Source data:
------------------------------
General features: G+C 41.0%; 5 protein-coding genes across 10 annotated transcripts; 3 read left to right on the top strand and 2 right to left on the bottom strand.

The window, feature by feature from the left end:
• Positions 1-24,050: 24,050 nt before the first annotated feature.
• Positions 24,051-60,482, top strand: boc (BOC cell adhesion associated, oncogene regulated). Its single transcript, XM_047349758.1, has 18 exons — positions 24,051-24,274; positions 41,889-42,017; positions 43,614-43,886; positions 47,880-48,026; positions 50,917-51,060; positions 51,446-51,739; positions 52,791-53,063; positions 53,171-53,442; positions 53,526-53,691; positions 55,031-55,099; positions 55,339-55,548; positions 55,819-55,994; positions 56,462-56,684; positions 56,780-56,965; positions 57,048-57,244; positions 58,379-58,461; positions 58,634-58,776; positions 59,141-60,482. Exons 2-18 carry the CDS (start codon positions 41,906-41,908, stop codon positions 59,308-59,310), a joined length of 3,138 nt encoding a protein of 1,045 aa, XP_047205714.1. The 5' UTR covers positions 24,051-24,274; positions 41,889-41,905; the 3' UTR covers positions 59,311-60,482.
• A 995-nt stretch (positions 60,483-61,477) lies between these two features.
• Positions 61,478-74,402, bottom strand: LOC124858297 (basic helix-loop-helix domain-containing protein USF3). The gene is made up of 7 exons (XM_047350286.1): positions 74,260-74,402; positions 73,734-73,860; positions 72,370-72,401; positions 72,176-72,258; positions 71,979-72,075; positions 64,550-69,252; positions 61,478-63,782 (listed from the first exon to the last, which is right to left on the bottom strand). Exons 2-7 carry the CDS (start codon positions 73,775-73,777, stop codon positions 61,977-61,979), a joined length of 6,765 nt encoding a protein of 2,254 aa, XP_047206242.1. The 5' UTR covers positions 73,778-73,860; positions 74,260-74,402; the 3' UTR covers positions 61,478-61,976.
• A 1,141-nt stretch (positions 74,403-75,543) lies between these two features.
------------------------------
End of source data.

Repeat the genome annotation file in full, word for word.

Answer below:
General features: G+C 41.0%; 5 protein-coding genes across 10 annotated transcripts; 3 read left to right on the top strand and 2 right to left on the bottom strand.

The window, feature by feature from the left end:
• Positions 1-24,050: 24,050 nt before the first annotated feature.
• Positions 24,051-60,482, top strand: boc (BOC cell adhesion associated, oncogene regulated). Its single transcript, XM_047349758.1, has 18 exons — positions 24,051-24,274; positions 41,889-42,017; positions 43,614-43,886; positions 47,880-48,026; positions 50,917-51,060; positions 51,446-51,739; positions 52,791-53,063; positions 53,171-53,442; positions 53,526-53,691; positions 55,031-55,099; positions 55,339-55,548; positions 55,819-55,994; positions 56,462-56,684; positions 56,780-56,965; positions 57,048-57,244; positions 58,379-58,461; positions 58,634-58,776; positions 59,141-60,482. Exons 2-18 carry the CDS (start codon positions 41,906-41,908, stop codon positions 59,308-59,310), a joined length of 3,138 nt encoding a protein of 1,045 aa, XP_047205714.1. The 5' UTR covers positions 24,051-24,274; positions 41,889-41,905; the 3' UTR covers positions 59,311-60,482.
• A 995-nt stretch (positions 60,483-61,477) lies between these two features.
• Positions 61,478-74,402, bottom strand: LOC124858297 (basic helix-loop-helix domain-containing protein USF3). The gene is made up of 7 exons (XM_047350286.1): positions 74,260-74,402; positions 73,734-73,860; positions 72,370-72,401; positions 72,176-72,258; positions 71,979-72,075; positions 64,550-69,252; positions 61,478-63,782 (listed from the first exon to the last, which is right to left on the bottom strand). Exons 2-7 carry the CDS (start codon positions 73,775-73,777, stop codon positions 61,977-61,979), a joined length of 6,765 nt encoding a protein of 2,254 aa, XP_047206242.1. The 5' UTR covers positions 73,778-73,860; positions 74,260-74,402; the 3' UTR covers positions 61,478-61,976.
• A 1,141-nt stretch (positions 74,403-75,543) lies between these two features.